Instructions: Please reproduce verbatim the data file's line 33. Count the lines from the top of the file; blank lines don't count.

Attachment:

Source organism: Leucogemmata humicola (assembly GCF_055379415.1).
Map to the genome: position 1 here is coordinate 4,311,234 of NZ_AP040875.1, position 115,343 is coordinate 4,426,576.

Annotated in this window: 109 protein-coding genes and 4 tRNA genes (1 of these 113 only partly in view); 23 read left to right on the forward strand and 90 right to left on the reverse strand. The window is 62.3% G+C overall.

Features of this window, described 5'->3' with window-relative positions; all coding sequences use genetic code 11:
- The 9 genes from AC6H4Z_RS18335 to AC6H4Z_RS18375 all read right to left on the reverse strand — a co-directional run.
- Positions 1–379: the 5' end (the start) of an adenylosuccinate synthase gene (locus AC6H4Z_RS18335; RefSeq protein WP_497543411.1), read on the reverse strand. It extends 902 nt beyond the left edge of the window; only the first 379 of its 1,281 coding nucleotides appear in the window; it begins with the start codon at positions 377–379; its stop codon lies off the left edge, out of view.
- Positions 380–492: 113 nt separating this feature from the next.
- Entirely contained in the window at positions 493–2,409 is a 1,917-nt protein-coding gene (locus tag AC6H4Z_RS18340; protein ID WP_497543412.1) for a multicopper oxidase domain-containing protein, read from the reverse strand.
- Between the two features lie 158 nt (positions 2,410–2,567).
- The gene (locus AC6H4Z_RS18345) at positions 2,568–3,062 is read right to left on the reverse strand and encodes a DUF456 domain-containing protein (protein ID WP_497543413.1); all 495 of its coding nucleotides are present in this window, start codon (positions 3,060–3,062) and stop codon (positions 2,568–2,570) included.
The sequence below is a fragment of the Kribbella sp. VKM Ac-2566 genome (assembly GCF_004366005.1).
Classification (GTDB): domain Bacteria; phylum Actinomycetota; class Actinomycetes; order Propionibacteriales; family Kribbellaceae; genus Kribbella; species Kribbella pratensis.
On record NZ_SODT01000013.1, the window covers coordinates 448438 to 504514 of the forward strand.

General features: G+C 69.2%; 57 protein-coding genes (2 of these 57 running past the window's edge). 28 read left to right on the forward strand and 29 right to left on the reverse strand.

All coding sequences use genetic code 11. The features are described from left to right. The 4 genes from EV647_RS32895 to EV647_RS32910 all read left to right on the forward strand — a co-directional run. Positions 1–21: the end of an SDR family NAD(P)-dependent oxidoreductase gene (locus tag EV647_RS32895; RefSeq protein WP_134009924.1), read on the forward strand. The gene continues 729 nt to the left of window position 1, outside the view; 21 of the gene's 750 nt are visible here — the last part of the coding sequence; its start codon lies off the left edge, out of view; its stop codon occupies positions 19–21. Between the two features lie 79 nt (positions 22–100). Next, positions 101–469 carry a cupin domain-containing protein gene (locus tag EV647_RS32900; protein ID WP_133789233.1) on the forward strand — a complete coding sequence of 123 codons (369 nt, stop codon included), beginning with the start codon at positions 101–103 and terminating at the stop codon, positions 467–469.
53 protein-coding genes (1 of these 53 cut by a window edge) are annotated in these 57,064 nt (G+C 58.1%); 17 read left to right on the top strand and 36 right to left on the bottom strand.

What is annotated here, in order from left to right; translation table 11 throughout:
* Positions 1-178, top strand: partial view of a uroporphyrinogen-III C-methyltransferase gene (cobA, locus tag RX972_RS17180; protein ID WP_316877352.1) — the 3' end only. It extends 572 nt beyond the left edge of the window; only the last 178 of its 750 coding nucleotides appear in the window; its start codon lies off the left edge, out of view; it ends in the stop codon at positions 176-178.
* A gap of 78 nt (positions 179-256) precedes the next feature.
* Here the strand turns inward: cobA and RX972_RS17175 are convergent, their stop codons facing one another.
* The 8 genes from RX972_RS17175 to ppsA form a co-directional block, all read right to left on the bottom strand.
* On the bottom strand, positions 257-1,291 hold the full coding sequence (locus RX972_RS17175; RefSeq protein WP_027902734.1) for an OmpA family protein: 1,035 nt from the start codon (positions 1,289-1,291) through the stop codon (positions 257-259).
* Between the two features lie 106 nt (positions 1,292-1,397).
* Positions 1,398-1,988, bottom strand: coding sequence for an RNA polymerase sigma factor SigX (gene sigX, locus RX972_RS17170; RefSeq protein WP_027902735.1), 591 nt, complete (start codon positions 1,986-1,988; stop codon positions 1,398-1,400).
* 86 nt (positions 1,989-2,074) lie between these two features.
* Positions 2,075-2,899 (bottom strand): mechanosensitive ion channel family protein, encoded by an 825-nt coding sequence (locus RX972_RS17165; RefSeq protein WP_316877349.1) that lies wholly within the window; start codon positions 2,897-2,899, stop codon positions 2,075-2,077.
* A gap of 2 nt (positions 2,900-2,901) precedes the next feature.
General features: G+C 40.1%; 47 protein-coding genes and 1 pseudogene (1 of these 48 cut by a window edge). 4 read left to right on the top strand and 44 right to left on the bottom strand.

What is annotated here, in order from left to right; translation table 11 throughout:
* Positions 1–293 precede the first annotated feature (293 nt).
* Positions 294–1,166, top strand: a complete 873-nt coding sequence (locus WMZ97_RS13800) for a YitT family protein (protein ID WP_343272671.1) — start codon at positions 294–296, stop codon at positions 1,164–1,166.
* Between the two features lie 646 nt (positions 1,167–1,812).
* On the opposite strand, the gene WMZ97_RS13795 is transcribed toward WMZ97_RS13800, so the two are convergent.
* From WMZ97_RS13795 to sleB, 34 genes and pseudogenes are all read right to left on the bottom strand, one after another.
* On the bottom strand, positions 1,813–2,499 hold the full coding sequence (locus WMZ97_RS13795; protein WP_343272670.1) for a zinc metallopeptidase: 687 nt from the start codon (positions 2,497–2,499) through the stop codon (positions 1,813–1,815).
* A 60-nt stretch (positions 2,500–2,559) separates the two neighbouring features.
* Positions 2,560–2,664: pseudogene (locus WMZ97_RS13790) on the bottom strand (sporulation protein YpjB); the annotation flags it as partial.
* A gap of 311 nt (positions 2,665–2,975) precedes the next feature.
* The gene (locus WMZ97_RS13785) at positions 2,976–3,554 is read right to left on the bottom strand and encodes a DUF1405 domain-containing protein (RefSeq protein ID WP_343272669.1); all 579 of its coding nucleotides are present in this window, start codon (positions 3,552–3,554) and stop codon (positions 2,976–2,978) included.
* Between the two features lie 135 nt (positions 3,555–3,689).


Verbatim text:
* On the opposite strand, the gene WMZ97_RS13795 is transcribed toward WMZ97_RS13800, so the two are convergent.